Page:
Operation Arid targeting dangerous driving over Labour Day long weekend

Operation Arid kicks off on Friday as police prepare for Victorians to embrace the great outdoors across the Labour Day long weekend, warning that traffic volumes and recreational activities are expected to impact road trauma.

Long distance road trips, cycling and motorbike riding, day trips and recreational activities such as camping and hiking in national parks are all forming part of the predictions for an increase in lives lost on Victorian roads over the weekend.

Officers are expecting a high volume of vehicles peeling off the main arterials to travel to campgrounds along feeder roads.

In addition, cyclists and motorcyclists are among the vulnerable across the weekend, with favourable weather conditions expected to see people go for prolonged rides and challenge their ability on unfamiliar roads.

With people able to catch up for celebrations and some events back on around the state, police are also anticipating that people will make the decision to get behind the wheel while impaired by drugs or alcohol.

Operation Arid will target priority areas across the eastern and western corridors, popular holiday destinations such as the Surf Coast and Mornington Peninsula, as well as metro Melbourne from Kensington to St Kilda with the aim of reducing the incidence and severity of road trauma on high-use roads.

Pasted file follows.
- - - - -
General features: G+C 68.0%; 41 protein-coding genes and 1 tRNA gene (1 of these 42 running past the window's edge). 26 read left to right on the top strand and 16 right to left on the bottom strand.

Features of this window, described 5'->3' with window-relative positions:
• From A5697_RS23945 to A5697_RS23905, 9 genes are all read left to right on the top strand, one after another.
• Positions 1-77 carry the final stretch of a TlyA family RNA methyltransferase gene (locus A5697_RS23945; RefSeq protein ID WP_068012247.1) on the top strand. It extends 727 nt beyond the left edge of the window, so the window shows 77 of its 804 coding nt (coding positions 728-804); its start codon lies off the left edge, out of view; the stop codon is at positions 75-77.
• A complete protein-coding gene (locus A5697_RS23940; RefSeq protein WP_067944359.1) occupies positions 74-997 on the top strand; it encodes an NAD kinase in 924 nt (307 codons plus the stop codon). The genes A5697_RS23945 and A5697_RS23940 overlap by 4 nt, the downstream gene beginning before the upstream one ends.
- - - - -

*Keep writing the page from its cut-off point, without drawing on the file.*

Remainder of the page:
Operation Arid will run from 12.01 am on Friday 5 March to 11.59pm on Monday 8 March.

Quotes attributable to Road Policing Command Assistant Commissioner Libby Murphy

“We are expecting an increase in traffic volumes along roads that lead to national parks, as well as on and around highways. With Victorians heading out camping, hiking and enjoying our state, we anticipate that people will be driving on roads that are unfamiliar and in conditions that come with risks.

“With some events back on, we know people like to have a few drinks with their friends or choose to take illicit substances. Unfortunately, this often translates to people getting behind the wheel while impaired. Our message to those who choose to do this is that we will be extra vigilant; any unusual driving behaviour or breach of a road rule could indicate the driver shouldn’t be behind the wheel.

“Police will use every opportunity to be visible, to intercept and to educate drivers. If you see a police car along a major arterial or road that leads to your campground, we hope you will think twice before engaging in risky behaviour later in your journey or across the weekend. We cannot be everywhere, but we ask that people take responsibility and help us ensure that everyone makes it home to their loved ones this long weekend.”

Scout Rigoni

Senior Communications Advisor

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